Even the best can be beaten by pensions

Chelsea goalkeeper Peter Bonetti

I remember my Shoot annual having a feature on great goalies – “even the best can be beaten” was a line I adopted for myself as I stood between the sticks for my school. This picture – from a 1965 FA cup semi- final was my favorite (and yes I know – Bonetti actually saved it).

The thought came to me as I received an unexpected call from someone who was “the best” in her time. Caroline Instance was first CEO of OPRA (the forerunner to TPR) and then CEO of the Institute and Faculty of Actuaries. She kept goal – in a manner of speaking – for the pension and actuarial industry and she was seldom beaten.

She found me on linked in – which she recently joined as a concession to progress.

She was great and good and I listened with fear as she introduced herself again to me.

And her story is salutary. Here it is – she is happy to hold herself up as a victim of the complexity she presided over.

How pensions defeated the pension regulator

In her various careers, Caroline built up a large accrual in DB pensions and – on reaching her 66th birthday recently, a right to the state pension. She is not quite sure of her right to the state pension as she was caught by the delays occasioned by equalizing the pension age and again by changes in the state pension age and changes to the single state pension in 2016. She isn’t complaining, but she does not get the state pension she thought she’d get.

But worse, she has spent a great deal of her and other people’s time getting what relief she can from issues surrounding the lifetime allowance. She is aware of various efforts that have been made on her behalf to mitigate the impact of the LTA but has no idea what they are or how to find out whether she has or is paying excess tax unnecessarily.

Rich people’s problems? Certainly. She is not asking for sympathy, simply to bring to our attention how someone who at one time oversaw the rules, is now completely befuddled by them.

We had a good chat which I had to cut short as I had a meeting to go to , to discuss improving member facing governance of DB schemes with Knowa. As we discussed using AI to inform trustees of their duties and ensure they remained compliant and on top of their fiduciary duties, memories of this conversation knocked around the back of my head.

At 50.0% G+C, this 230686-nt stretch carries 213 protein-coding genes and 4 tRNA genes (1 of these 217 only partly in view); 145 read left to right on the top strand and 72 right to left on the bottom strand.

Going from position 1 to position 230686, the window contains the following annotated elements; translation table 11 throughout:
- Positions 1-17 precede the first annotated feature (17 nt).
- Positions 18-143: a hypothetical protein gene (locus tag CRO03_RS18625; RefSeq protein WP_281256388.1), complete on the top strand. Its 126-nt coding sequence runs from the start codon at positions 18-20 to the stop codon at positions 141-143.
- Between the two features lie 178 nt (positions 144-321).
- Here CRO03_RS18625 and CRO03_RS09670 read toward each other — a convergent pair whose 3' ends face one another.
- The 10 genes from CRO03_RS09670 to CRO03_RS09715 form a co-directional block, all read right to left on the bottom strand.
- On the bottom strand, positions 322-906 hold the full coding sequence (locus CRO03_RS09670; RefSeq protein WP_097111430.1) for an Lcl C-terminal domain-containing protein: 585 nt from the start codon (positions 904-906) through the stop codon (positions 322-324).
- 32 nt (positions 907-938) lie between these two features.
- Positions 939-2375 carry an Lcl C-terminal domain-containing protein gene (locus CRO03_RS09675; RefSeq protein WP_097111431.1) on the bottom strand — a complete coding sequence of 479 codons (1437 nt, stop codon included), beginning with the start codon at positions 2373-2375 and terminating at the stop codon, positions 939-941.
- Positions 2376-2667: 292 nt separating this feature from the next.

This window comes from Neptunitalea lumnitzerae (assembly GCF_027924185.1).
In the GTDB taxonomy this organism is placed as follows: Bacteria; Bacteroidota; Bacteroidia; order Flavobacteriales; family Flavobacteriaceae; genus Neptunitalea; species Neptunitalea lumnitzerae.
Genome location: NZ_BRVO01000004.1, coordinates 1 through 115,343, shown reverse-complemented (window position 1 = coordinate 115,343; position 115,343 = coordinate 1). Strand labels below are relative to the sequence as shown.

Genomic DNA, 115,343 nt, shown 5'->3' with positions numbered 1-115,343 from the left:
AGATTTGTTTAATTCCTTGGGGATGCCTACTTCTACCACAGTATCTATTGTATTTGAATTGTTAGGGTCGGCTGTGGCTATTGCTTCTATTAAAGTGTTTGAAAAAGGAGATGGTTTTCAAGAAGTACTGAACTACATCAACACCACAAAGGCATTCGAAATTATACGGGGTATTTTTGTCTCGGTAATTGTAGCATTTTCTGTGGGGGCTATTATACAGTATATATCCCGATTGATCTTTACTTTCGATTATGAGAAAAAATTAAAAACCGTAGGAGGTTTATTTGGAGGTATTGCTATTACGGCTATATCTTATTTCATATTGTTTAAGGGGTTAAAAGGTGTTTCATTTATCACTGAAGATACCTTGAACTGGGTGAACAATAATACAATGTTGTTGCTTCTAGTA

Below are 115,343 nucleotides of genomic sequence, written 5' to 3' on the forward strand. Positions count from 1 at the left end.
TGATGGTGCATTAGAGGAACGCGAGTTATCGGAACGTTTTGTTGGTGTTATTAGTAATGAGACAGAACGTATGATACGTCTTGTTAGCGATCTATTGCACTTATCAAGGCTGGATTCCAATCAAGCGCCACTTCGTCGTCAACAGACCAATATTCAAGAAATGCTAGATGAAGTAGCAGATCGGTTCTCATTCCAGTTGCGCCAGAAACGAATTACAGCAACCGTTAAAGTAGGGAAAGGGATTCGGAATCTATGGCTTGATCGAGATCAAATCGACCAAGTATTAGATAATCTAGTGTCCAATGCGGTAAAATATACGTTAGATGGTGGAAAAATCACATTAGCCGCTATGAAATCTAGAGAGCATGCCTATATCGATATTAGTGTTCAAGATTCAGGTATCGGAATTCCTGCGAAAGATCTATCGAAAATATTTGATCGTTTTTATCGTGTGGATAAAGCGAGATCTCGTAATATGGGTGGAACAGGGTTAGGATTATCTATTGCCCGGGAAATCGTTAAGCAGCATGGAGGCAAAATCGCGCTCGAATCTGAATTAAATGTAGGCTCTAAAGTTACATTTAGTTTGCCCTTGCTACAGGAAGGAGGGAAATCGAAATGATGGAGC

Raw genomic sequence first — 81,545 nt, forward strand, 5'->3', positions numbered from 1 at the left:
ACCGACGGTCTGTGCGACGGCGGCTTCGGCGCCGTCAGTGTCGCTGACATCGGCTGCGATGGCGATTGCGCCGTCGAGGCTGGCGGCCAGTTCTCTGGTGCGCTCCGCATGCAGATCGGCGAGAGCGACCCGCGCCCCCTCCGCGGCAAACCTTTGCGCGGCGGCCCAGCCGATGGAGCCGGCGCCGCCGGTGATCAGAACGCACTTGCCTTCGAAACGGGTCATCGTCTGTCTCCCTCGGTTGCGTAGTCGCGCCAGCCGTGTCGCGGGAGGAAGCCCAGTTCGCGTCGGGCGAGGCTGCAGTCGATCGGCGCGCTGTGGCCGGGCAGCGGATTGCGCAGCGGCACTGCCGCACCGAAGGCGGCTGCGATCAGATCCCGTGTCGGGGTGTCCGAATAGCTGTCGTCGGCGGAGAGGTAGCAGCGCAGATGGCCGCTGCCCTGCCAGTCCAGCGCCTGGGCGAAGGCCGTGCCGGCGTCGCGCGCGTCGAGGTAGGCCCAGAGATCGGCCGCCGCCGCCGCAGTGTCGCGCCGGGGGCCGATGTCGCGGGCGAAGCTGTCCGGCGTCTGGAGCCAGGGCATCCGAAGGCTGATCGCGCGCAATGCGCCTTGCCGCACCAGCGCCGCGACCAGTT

How do we help a generation which is dependent on but beaten by pensions. Like Andy Haldane who has admitted to being totally baffled, Caroline is an intelligent woman who is simply not wired for the complexity she is being expected to master. Her memory of her days when she set those expectations clearly haunts and amuses in equal measure.

As we press ahead with artificial intelligence driving our propositions, we should spare a thought for the emotional intelligence of people like Caroline and Andy, who recognize that we may have created a pension system which only Artificial Intelligence can master.

That is a frightening thought. My nostalgia for muddy days in goal reminds me that football is only a game. Pensions most definitely isn’t.


The high-powered world of pension governance today – dependent on artificial as well as emotional intelligence.


About henry tapper

Founder of the Pension PlayPen,, partner of Stella, father of Olly . I am the Pension Plowman
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2 Responses to Even the best can be beaten by pensions

  1. Byron McKeeby says:

    Not quite the Cup Final, Henry.

    Chelsea keeper Peter ‘The Cat’ Bonetti made that flying save during one of the 1965 FA Cup semi finals, against Liverpool at Villa Park. Bonetti’s acrobatics were in a lost cause, as the Reds won 2-0 and went on to win the Cup, beating Leeds 2-1 after extra time in the final at Wembley.

    Liverpool’s manager of the time is also famously said to have opined that football is not “only a game”.

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